They seem to have taken a more blended approach. A separate project was revamping many of the servers at the same time. They did immediately move away from MS Office to OpenOffice and ODF because they could do so without having to worry about the servers and they laud it as one of the biggest benefits so far. I don't know of any good reason why they should have held off on that. The problem with a top down migration is that many times you don't know what all the services inside your organization and out are actually used. So rolling out a series of Linux clients in every department allows you to discover what your platform specific dependencies are. In some cases they changed the Linux client to work with those services and in some they changed the services to work with Linux.

      A suggested strategy for those planning something similar: 1: migrate the server services (and create a shiny new unified and consistent infrastructure);

      The problem here is in your first step you may have broken a bunch of things and users will have to start changing the way they work. From their perspective you've downgraded the system. That's because they're using a client that does not work as well with your new servers as your Linux clients will. So you've just given the majority of your users a bad taste for the whole thing and generated tons of pushback that can kill your whole migration.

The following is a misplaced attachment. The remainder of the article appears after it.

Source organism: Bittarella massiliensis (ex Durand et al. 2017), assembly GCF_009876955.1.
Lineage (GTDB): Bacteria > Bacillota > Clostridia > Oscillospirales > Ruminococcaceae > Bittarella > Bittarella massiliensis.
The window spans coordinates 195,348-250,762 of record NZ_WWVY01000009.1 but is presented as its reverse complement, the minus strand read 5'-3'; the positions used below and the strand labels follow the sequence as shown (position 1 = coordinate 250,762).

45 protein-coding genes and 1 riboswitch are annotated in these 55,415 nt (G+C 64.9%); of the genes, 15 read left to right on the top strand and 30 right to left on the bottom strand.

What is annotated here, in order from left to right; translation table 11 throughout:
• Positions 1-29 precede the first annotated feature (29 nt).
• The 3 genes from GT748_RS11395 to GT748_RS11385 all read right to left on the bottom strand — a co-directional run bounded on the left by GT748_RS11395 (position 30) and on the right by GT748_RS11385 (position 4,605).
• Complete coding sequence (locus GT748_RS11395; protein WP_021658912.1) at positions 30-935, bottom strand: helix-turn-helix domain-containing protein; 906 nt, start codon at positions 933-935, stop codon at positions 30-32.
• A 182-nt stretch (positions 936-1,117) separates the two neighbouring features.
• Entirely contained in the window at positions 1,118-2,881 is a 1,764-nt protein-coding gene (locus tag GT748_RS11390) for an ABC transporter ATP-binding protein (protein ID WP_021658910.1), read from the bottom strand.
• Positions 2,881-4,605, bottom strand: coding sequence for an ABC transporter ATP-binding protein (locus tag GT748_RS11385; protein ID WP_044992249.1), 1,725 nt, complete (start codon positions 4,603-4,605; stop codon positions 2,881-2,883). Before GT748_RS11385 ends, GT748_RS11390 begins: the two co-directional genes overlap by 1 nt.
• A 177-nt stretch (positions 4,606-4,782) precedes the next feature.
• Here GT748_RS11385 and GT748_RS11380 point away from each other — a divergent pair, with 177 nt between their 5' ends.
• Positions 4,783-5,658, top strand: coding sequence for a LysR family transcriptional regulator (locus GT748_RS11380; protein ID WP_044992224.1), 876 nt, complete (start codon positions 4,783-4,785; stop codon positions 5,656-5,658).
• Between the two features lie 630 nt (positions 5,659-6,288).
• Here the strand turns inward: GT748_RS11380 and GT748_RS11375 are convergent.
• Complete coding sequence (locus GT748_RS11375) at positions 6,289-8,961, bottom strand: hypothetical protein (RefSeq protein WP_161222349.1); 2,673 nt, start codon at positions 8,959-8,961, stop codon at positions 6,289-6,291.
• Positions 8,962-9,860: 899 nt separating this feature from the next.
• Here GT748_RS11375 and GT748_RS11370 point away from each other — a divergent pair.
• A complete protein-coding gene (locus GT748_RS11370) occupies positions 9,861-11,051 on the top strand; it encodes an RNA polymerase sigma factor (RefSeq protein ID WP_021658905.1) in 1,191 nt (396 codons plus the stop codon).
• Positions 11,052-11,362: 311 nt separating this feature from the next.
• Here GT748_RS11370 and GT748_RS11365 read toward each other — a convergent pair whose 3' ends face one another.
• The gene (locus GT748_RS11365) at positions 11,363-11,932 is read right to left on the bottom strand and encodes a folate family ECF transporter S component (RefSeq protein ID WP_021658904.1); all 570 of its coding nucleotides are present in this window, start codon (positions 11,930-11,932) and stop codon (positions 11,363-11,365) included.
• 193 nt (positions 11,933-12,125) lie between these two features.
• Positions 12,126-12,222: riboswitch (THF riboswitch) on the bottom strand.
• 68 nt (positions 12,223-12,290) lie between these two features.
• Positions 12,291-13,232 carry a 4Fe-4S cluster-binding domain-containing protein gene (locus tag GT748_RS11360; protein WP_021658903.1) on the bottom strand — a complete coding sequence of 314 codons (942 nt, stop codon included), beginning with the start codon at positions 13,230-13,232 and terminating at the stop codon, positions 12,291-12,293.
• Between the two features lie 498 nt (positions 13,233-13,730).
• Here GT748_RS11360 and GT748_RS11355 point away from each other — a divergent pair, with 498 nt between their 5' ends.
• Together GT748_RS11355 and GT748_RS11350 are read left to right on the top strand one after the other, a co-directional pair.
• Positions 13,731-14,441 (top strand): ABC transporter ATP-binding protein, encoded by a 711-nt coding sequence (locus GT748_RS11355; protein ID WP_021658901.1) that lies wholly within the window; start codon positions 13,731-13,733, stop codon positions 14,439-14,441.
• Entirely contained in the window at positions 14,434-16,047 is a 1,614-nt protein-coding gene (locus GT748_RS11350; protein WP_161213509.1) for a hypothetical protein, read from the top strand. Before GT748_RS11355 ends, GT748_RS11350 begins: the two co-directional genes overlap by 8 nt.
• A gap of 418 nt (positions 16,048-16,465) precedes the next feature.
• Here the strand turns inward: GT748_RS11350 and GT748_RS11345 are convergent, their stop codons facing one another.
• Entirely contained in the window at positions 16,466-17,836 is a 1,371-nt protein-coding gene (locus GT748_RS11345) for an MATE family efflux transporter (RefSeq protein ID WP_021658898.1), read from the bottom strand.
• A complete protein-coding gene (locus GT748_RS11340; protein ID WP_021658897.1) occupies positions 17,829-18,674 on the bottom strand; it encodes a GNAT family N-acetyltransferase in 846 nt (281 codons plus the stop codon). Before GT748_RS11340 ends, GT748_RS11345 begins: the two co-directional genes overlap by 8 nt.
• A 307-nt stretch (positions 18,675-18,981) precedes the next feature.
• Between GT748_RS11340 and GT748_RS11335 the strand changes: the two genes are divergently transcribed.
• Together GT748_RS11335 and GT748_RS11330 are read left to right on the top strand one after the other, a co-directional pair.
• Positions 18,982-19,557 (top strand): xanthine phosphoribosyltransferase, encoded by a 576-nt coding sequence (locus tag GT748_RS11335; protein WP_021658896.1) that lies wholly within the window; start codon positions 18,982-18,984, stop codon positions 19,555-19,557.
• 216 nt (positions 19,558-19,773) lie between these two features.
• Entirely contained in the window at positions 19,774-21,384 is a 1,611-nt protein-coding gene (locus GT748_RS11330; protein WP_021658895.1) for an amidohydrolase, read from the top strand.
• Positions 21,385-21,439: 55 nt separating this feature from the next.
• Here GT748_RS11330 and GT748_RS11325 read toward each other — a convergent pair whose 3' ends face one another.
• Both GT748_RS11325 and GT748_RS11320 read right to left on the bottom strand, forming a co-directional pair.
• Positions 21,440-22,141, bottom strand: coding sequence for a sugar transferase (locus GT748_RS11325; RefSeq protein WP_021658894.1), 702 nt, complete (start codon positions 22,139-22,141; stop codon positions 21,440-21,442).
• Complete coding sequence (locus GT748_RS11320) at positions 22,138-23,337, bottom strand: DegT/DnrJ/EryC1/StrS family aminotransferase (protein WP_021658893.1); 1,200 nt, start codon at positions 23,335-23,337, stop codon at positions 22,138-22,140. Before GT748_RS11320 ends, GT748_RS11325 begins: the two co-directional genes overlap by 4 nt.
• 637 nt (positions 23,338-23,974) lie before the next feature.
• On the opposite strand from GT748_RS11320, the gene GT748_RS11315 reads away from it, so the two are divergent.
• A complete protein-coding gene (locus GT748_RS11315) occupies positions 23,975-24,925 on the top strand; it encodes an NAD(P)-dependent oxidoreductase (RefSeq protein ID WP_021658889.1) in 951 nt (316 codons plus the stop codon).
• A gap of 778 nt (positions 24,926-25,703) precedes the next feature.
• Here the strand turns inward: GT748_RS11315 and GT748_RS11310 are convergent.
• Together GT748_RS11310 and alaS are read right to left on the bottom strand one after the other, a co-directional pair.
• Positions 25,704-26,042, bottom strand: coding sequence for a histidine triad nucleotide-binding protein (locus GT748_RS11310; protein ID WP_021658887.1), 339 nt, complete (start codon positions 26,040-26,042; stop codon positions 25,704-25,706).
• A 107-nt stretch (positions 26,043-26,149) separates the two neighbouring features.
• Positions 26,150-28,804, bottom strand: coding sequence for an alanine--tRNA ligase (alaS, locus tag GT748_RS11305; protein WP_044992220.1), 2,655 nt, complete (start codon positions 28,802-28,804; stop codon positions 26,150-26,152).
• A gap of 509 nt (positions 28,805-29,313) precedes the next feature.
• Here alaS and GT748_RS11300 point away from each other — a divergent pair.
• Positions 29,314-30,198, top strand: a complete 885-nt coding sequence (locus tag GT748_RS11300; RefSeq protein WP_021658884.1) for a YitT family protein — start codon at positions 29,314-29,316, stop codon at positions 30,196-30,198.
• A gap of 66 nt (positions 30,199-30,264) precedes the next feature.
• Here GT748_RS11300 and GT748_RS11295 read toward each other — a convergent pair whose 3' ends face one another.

I think it would make more sense to switch to as many platform agnostic applications as possible, first. Then implement the servers and desktops simultaneously in one part of the company, while letting the users have access to their old desktop via a remote session. Fix the compatibility problems and move on to the next chunk of the company until you can start repurposing the old servers and getting rid of the remote desktop sessions altogether.

  • Similar stories (Score:5, Informative)

    by diegocg ( 1680514 ) on Friday March 19, 2010 @04:06PM (#31542890)